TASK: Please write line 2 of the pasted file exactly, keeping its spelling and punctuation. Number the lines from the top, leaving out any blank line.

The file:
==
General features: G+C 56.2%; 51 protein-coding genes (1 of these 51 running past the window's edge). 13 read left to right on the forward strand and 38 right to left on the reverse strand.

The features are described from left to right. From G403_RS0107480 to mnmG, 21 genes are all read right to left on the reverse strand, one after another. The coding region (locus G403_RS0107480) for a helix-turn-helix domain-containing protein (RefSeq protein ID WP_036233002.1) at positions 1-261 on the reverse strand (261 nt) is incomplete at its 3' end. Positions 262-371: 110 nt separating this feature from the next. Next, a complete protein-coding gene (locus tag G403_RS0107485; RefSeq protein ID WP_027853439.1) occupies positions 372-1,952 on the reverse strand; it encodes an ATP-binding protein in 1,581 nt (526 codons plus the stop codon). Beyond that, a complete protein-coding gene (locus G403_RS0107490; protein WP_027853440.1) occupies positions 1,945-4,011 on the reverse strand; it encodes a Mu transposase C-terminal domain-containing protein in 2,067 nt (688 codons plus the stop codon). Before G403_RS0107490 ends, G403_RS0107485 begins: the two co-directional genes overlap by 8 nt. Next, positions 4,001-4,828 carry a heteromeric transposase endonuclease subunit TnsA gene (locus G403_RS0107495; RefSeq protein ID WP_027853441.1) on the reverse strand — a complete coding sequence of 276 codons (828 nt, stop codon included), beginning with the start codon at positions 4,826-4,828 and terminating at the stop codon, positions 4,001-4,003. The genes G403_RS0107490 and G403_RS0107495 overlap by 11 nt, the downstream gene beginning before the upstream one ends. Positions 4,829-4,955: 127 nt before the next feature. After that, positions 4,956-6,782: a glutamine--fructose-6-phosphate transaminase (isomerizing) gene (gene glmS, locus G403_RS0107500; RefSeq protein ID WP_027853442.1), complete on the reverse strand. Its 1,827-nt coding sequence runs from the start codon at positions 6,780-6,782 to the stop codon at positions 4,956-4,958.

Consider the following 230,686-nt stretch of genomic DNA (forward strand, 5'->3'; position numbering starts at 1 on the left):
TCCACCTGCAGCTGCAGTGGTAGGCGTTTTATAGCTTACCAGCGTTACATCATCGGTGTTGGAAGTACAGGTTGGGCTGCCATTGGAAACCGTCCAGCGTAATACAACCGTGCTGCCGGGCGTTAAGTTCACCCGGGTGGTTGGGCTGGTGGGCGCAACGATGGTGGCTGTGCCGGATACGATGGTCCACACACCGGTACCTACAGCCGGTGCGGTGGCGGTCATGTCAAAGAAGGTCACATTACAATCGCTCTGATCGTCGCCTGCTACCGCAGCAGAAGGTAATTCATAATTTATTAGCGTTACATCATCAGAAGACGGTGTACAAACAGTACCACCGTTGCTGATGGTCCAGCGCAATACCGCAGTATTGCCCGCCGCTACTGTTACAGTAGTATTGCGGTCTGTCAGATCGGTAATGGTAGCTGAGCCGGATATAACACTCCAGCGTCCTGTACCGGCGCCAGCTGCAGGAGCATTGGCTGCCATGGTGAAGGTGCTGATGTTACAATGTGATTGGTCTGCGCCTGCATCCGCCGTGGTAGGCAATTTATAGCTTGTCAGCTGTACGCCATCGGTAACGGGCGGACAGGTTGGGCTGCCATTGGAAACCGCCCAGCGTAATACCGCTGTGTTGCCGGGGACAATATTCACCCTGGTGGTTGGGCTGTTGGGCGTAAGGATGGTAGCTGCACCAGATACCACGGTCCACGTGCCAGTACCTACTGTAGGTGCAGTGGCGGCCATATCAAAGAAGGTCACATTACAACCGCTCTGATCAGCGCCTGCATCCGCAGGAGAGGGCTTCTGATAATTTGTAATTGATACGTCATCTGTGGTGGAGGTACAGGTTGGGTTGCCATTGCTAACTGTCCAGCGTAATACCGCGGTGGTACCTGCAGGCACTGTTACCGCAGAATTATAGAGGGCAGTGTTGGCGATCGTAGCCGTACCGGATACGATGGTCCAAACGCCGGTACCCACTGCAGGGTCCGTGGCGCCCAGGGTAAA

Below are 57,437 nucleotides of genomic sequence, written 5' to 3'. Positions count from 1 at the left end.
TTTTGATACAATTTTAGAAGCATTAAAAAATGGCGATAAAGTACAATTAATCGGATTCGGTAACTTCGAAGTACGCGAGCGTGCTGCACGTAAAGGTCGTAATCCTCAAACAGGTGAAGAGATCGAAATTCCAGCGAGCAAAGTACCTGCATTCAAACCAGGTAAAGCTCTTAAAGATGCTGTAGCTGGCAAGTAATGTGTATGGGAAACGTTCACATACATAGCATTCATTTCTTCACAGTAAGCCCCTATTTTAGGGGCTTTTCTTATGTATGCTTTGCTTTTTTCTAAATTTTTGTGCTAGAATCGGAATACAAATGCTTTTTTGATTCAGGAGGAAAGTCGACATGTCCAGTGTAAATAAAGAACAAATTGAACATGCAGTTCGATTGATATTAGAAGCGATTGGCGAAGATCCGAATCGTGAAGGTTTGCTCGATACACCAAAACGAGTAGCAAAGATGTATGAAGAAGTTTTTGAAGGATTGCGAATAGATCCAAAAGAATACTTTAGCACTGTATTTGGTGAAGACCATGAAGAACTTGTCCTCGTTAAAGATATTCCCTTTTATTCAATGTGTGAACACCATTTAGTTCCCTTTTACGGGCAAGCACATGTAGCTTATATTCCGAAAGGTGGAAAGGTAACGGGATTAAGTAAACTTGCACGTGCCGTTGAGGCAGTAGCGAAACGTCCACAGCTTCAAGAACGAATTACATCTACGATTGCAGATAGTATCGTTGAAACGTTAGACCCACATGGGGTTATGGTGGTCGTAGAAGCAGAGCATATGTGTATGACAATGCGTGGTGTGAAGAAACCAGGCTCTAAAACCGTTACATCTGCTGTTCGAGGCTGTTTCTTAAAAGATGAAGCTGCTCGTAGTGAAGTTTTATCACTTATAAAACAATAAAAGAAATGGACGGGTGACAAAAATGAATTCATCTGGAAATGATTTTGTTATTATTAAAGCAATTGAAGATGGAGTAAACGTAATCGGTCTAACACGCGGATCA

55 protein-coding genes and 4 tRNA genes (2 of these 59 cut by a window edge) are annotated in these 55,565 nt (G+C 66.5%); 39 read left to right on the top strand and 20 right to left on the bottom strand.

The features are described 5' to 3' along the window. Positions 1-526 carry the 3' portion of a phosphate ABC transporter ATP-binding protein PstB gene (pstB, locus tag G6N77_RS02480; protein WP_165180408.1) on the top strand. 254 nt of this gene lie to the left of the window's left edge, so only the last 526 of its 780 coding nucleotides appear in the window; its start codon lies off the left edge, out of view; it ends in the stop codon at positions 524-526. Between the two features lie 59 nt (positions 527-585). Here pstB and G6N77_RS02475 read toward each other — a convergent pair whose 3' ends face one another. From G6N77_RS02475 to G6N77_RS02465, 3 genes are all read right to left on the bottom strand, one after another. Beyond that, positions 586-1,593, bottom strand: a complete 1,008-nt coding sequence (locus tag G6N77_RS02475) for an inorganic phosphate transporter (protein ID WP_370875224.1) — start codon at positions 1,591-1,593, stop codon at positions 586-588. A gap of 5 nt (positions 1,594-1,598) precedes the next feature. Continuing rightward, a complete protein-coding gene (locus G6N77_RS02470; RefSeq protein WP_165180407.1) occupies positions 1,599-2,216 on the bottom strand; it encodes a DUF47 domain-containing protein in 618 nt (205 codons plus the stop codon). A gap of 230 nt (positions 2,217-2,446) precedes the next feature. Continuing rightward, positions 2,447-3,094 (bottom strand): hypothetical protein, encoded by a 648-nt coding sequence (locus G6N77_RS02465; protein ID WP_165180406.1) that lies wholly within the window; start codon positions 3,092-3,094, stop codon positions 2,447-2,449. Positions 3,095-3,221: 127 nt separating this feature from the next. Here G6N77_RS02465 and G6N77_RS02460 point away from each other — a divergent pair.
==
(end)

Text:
The features are described from left to right. From G403_RS0107480 to mnmG, 21 genes are all read right to left on the reverse strand, one after another. The coding region (locus G403_RS0107480) for a helix-turn-helix domain-containing protein (RefSeq protein ID WP_036233002.1) at positions 1-261 on the reverse strand (261 nt) is incomplete at its 3' end. Positions 262-371: 110 nt separating this feature from the next. Next, a complete protein-coding gene (locus tag G403_RS0107485; RefSeq protein ID WP_027853439.1) occupies positions 372-1,952 on the reverse strand; it encodes an ATP-binding protein in 1,581 nt (526 codons plus the stop codon). Beyond that, a complete protein-coding gene (locus G403_RS0107490; protein WP_027853440.1) occupies positions 1,945-4,011 on the reverse strand; it encodes a Mu transposase C-terminal domain-containing protein in 2,067 nt (688 codons plus the stop codon). Before G403_RS0107490 ends, G403_RS0107485 begins: the two co-directional genes overlap by 8 nt. Next, positions 4,001-4,828 carry a heteromeric transposase endonuclease subunit TnsA gene (locus G403_RS0107495; RefSeq protein ID WP_027853441.1) on the reverse strand — a complete coding sequence of 276 codons (828 nt, stop codon included), beginning with the start codon at positions 4,826-4,828 and terminating at the stop codon, positions 4,001-4,003. The genes G403_RS0107490 and G403_RS0107495 overlap by 11 nt, the downstream gene beginning before the upstream one ends. Positions 4,829-4,955: 127 nt before the next feature. After that, positions 4,956-6,782: a glutamine--fructose-6-phosphate transaminase (isomerizing) gene (gene glmS, locus G403_RS0107500; RefSeq protein ID WP_027853442.1), complete on the reverse strand. Its 1,827-nt coding sequence runs from the start codon at positions 6,780-6,782 to the stop codon at positions 4,956-4,958.